Win for preschool teachers

By undertaking negotiations as a collective and working hard, a group of preschool teacher/directors on the NSW south coast have won themselves pay parity with public school teachers.

The Far South Coast Collective Teachers Agreement covers Tathra, Beramagui, Pambula, Bega and Cobargo Preschools.

Despite being run by separate management committees, all the preschools have been covered by a single enterprise agreement since 2010. Recent negotiations saw them achieve a 3% salary increase and improved allowance and personal leave provisions over 2020-2022.

IEU Organiser Tina Smith said the south coast cluster provides a model that preschools around NSW could emulate.

“By becoming a collective these individual preschools have given themselves extra bargaining power and achieved an improved enterprise agreement,” Tina said.

The south coast cluster was formed in 2011. The group’s teacher/directors provide each other with professional and social support as well as industrial strength.

Tathra Preschool Director Jane Courtney said payparity has been made possible with the support of the IEU and the partnership between the preschools and management committees.

Pambula Preschool Director Lynn Bray said “a huge amount of thanks must go to the founding teachers who put in many years of hard work and advocacy for which many teachers on the far south coast will benefit. Thank you all, and many thanks to the IEU for your support and backing”.

Even though we love teaching and educating children at the start of their educational continuum, it is nice to be acknowledged and financially remunerated for the work we do.

Bermagui Preschool Director Narelle Myers (pictured left with IEU Organiser Tina Smith) said: “as preschool teachers we have an extremely important job. It is widely acknowledged that the preschool years are the most important for learning and yet we get paid less, sometimes as much as 20 percent less, than any other teacher.

“Research shows what happens during the first five years plays a critical role in our success throughout life. A quality and stable early childhood education needs to be delivered by highly skilled and qualified teachers.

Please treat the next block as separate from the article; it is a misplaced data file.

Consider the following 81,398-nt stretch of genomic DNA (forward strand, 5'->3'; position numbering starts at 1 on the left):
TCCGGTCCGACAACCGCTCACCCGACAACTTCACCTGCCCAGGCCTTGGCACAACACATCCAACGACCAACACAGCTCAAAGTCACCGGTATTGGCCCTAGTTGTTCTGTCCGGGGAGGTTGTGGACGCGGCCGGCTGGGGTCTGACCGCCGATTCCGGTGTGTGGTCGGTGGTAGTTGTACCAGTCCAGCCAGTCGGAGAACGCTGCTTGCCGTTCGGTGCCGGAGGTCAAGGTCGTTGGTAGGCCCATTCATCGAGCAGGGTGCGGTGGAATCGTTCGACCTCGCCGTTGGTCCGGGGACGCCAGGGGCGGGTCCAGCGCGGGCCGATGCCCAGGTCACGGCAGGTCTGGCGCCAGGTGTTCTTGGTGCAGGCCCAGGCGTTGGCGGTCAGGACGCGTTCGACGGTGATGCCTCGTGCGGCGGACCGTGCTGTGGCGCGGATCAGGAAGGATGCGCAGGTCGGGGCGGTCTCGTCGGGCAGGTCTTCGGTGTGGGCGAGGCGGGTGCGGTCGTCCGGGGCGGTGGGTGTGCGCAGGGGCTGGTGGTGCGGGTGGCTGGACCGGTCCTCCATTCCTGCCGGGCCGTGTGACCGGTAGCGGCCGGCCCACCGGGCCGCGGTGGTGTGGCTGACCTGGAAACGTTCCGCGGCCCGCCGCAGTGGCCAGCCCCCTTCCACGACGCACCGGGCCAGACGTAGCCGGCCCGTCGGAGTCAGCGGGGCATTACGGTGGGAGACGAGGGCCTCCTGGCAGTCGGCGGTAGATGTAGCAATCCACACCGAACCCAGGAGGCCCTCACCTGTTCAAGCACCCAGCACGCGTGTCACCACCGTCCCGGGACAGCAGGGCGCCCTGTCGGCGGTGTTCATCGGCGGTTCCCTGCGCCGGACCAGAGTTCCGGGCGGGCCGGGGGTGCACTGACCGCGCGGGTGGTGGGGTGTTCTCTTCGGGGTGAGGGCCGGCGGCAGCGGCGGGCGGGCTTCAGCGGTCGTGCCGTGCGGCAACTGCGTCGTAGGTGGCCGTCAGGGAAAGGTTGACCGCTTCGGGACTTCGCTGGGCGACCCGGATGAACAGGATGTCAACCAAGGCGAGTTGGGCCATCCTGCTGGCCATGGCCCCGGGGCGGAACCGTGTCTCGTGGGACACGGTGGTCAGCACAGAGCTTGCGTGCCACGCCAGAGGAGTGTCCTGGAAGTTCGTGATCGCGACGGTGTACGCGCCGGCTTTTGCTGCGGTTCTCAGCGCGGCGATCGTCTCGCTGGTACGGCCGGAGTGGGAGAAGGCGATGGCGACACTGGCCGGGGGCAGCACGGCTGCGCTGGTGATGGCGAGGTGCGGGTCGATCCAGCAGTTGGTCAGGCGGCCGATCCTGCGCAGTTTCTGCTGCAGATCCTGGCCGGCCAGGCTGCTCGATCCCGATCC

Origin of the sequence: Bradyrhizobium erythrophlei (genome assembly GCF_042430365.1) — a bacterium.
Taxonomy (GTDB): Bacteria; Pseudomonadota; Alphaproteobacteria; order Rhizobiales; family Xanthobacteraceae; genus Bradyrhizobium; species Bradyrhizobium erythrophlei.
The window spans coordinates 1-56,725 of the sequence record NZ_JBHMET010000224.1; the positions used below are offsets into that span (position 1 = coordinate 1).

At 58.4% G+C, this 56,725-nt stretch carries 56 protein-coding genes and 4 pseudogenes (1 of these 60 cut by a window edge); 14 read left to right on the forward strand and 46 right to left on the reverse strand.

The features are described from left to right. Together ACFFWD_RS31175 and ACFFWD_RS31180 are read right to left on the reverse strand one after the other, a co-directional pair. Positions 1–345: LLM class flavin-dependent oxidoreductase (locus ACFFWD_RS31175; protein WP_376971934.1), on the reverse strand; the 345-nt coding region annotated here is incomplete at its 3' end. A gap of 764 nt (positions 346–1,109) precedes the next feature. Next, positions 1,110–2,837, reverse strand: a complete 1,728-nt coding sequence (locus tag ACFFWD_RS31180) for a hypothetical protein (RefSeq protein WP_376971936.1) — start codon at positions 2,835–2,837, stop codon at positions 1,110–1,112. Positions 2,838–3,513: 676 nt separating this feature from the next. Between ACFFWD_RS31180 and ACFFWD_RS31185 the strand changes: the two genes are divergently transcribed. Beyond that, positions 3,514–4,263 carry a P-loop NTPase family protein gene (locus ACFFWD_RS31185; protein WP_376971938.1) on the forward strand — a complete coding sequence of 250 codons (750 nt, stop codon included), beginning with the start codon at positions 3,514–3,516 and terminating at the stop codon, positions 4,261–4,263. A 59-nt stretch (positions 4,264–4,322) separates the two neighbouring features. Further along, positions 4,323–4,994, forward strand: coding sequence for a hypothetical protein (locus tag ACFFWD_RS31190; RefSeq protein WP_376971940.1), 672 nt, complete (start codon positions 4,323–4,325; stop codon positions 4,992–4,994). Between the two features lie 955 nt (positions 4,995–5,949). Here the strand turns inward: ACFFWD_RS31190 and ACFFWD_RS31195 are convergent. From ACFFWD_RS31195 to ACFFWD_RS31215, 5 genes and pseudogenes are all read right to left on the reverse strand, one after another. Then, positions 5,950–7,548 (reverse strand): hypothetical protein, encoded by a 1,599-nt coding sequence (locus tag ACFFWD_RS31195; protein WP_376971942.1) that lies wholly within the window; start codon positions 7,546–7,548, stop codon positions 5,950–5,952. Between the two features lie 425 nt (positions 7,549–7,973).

“That should be enough for society to appreciate and pay those in charge of our children’s most valuable years what we deserve, yet our most important teachers are also the least paid and most overworked.

“People still often view preschool as just babysitting, yet we work just a hard as public school teachers – usually for a fraction of the pay, fewer benefits and little paid time off.

“We often have more paperwork, reports, lesson plans, staff supervision, meetings and training to jam into our days, all while educating and caring for children.

“We do all of this with warm hearts and smiling faces, no matter how exhausted we are, because we want to provide the best in early childhood education. We often have so much on our plates, we feel like we’re neglecting our own families, struggle with paying bills and forget to look after ourselves and own wellbeing, yet we stay for the children and the work we love.

“Our community values the role preschool teachers have. We have collaboratively worked with our fellow teachers, parent representatives and the IEU to negotiate the work agreements that better reflect the nature of our work.

“Even though we love teaching and educating children at the start of their educational continuum, it is nice to be acknowledged and financially remunerated for the work we do.”

Jane said: “I remember the very first meeting chaired by Tina Smith and held at Tathra Preschool back in 2009. All the preschool were represented by their management committees and teachers were all present.

“It was unique to have the opportunity to witness how highly our communities value their preschools, early childhood education and their teachers.

“Community based preschools are often the heart of small rural communities and I feel lucky to work at Tathra Preschool and be surrounded by a network of amazing early childhood professionals dedicated to best practice and continuous improvement.”

Sue Osborne and Monica Crouch